Earlier this week, the L.A. times declared Phil Jackson‘s retirement all but official. With Phil repeating his desire to escape to Montana to get away from the rigors of managing Kobe’s ego, er, NBA travel. It’s hard to imagine this Laker team without Phil. As a Laker fan, envisioning a 2011-12 season without King Phillip brings back bad memories of the 1991 NBA Finals, when an up-and-coming Chicago Bulls team beat a Pat Riley-less (and Kareem-less) Los Angeles Lakers team.
All this being said, life without Phil must go on.
As of the moment, it seems like Brian Shaw, the long-time Jackson assistant, is the odds-on favorite to replace Phil and become the Lakers’ next head coach. Kobe and the team have vouched for him recently, saying he is the most fit to be Phil’s successor. The question is: does Shaw have what it takes?
Short answer: I’m far from sure.
Long answer: Shaw has one, very positive attribute in his favor: Kobe likes him. Additionally, he has shown a willingness to call out this Lakers team when play has become lackadaisical (as it seems of late). He has been with the Lakers since his retirement in 2003 and knows the Triangle well. Lastly, with 3 NBA rings as a player, he carries some weight in terms of his on-court experience.
There is a big difference, however, between being a well-respected assistant coach or player, vs. the leader and public face of the NBA’s premier franchise. Tom Thibodeau was able to make the leap successfully. Others, like the Lakers’ own Kurt Rambis, have had a rockier time. The jury is out for me as to whether Shaw has the presence and authority (much like Erik Spoelstra) to steer this Lakers team through the rough waters that lie ahead (specifically, as this team transitions from Kobe’s team to Bynum’s). Does he have the gravitas to convince Kobe to take a secondary role over the next few years? Can he control Ron Artest from being, well, Ron Artest? Can he overcome Mr. Kardashian’s regular in-season lulls? I’m not so sure. It may sound shallow, but Shaw doesn’t look like a head coach. And in a country where the single largest determinant for being a CEO is height, that also means a lot.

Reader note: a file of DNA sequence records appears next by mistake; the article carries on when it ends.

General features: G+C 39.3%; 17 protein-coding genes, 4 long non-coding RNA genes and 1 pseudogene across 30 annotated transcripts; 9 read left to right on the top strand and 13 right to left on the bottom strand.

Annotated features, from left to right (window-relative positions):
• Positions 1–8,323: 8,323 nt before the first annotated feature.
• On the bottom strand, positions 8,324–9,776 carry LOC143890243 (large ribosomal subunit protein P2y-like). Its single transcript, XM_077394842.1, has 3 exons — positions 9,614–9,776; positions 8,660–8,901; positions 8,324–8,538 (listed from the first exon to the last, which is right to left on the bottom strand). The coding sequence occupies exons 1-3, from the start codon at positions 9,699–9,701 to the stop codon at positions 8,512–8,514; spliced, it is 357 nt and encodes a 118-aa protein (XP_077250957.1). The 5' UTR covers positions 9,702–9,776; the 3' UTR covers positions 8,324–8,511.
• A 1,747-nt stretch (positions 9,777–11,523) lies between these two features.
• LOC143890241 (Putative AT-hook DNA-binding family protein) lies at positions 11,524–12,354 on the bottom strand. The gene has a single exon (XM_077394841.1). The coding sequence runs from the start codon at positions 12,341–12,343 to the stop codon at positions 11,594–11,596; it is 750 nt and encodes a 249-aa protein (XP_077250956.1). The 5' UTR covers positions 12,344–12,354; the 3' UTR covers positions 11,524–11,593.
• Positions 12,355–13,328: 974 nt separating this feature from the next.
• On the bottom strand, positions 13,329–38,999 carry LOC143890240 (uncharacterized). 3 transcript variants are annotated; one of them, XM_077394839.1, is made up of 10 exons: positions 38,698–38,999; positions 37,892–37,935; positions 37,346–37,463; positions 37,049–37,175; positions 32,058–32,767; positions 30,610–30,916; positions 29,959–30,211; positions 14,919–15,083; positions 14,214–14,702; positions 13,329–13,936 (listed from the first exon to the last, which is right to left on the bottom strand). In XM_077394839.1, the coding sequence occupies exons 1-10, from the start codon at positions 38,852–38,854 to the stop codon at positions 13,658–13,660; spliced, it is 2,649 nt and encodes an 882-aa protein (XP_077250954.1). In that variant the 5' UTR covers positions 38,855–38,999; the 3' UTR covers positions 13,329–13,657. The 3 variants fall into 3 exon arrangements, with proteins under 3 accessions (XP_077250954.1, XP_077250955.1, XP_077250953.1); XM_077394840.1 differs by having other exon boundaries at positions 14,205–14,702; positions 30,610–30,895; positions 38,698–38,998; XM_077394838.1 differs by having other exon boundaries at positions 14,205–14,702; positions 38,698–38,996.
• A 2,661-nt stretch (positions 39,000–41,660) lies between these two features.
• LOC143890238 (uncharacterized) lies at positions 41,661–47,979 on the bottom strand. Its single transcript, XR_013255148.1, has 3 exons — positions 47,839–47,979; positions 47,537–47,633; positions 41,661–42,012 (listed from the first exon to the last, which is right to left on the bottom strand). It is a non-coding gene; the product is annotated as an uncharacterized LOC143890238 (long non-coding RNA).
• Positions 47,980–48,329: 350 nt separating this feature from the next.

Laker fans will always remember Shaw for his uber clutch performance in the seminal game of the Shaq-Kobe dynasty, highlighted by the desperation Game 7 heave at the end of the 3rd quarter vs. the Portland Trailblazers. Shaq once claimed that Brian Shaw was the player he most respected in the NBA. Shaw has always been popular, but sometimes (even often) the most popular, isn’t the best. There is also more to being a Laker head coach than just being a fan favorite.
Regardless, at this point Shaw doesn’t just seem like the frontrunner, but the foregone conclusion. Kurt Rambis, who knows the Lakers’ system as well as Shaw (and was previously touted by none other than Phil himself as the heir apparent), is stuck in NBA purgatory – serving out a 4 year-$8MM sentence with the Minnesota Timberwolves. Even if Rambis is fired by the Timberwolves at the end of this season (a distinct possibility), his demeanor doesn’t seem to fit a Laker team filled with outsized egos.
Another popular candidate in the past has been Byron Scott, another potential heir apparent and loser of the Lebron sweepstakes. Unless he is able to convince Cavaliers owner Dan Gilbert to let him out of his current 4-year deal, Scott also is off the market. Scott, if available, would be my personal choice. He has past success as a head coach. Kobe likes him. And, I believe, has the presence that Shaw doesn’t. Well, at least if things get too depressing for Scott in Cleveland, he can go over to B-Davis’ house to share some ice cream.
And then, there of course are the coaches that never seem to leave the rumor mill. Duke’s Coach K has already (once again) taken himself out of consideration. It also seems unlikely the Lakers, with a veteran team, would bring in a high profile coach who doesn’t fit their system (eliminating the likes of Jeff Van Gundy, Jerry Sloan and Larry Brown).
So, Laker fan, brace yourself for a brave new world. And let’s hope that next year, Derrick Rose and his Chicago Bulls don’t bring us back 20 years.